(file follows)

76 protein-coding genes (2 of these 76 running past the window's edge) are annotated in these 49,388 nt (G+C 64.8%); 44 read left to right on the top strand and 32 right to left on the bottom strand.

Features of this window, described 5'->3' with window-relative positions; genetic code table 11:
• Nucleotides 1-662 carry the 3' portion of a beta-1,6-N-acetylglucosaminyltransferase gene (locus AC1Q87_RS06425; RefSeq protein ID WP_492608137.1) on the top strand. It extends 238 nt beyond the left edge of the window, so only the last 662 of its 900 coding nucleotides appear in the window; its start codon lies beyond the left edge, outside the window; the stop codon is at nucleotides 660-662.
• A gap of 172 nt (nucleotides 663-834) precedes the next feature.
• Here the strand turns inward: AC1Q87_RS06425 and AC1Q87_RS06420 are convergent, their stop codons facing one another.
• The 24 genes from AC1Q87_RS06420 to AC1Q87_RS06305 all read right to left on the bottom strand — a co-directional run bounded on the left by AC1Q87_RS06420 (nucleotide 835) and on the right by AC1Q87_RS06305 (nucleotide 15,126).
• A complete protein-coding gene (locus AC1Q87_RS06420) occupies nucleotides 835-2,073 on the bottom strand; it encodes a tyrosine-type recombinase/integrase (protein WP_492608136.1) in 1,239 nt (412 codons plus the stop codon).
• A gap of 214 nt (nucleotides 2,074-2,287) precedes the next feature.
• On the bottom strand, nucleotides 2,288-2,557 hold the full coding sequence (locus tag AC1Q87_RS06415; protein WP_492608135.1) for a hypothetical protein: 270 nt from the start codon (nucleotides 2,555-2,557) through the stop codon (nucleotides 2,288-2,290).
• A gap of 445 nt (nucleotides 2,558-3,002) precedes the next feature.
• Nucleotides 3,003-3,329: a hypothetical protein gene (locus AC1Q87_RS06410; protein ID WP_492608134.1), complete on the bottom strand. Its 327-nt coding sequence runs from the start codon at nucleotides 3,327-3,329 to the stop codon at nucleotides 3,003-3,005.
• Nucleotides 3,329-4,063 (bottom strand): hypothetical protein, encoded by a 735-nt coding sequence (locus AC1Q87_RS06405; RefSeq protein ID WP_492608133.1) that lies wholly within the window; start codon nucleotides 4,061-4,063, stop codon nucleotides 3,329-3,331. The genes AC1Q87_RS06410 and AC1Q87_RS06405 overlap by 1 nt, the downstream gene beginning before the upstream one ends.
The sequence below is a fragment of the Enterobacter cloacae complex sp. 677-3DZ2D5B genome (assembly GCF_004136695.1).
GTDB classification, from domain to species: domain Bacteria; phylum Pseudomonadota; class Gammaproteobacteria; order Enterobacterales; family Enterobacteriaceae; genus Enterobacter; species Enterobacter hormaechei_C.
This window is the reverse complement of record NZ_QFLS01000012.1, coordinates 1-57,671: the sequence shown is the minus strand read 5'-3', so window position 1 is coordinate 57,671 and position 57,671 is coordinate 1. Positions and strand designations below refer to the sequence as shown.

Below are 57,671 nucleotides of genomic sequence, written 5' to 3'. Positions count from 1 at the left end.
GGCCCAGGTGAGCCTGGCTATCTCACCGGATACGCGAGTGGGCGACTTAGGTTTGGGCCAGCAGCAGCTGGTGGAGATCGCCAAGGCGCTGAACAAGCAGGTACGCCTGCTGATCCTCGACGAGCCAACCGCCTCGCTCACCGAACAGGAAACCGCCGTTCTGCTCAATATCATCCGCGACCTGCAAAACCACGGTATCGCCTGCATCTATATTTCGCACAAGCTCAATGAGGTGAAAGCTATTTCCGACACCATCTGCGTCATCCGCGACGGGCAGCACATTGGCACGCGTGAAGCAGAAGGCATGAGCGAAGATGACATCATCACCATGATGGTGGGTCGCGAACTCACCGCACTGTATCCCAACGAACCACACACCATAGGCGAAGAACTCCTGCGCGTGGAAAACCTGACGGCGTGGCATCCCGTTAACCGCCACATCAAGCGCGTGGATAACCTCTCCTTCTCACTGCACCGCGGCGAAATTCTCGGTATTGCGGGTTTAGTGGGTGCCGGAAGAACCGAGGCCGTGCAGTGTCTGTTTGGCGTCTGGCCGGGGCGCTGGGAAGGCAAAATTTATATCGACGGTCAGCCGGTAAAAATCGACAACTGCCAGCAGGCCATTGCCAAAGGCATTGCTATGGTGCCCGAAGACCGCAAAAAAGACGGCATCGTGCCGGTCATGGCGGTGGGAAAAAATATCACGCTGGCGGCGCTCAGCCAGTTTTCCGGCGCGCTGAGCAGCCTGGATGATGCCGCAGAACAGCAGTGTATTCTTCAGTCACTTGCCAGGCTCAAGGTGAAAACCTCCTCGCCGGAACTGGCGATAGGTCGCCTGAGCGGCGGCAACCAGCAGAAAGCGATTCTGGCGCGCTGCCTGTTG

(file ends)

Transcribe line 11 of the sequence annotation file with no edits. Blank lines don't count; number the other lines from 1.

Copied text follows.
• Nucleotides 3,003-3,329: a hypothetical protein gene (locus AC1Q87_RS06410; protein ID WP_492608134.1), complete on the bottom strand. Its 327-nt coding sequence runs from the start codon at nucleotides 3,327-3,329 to the stop codon at nucleotides 3,003-3,005.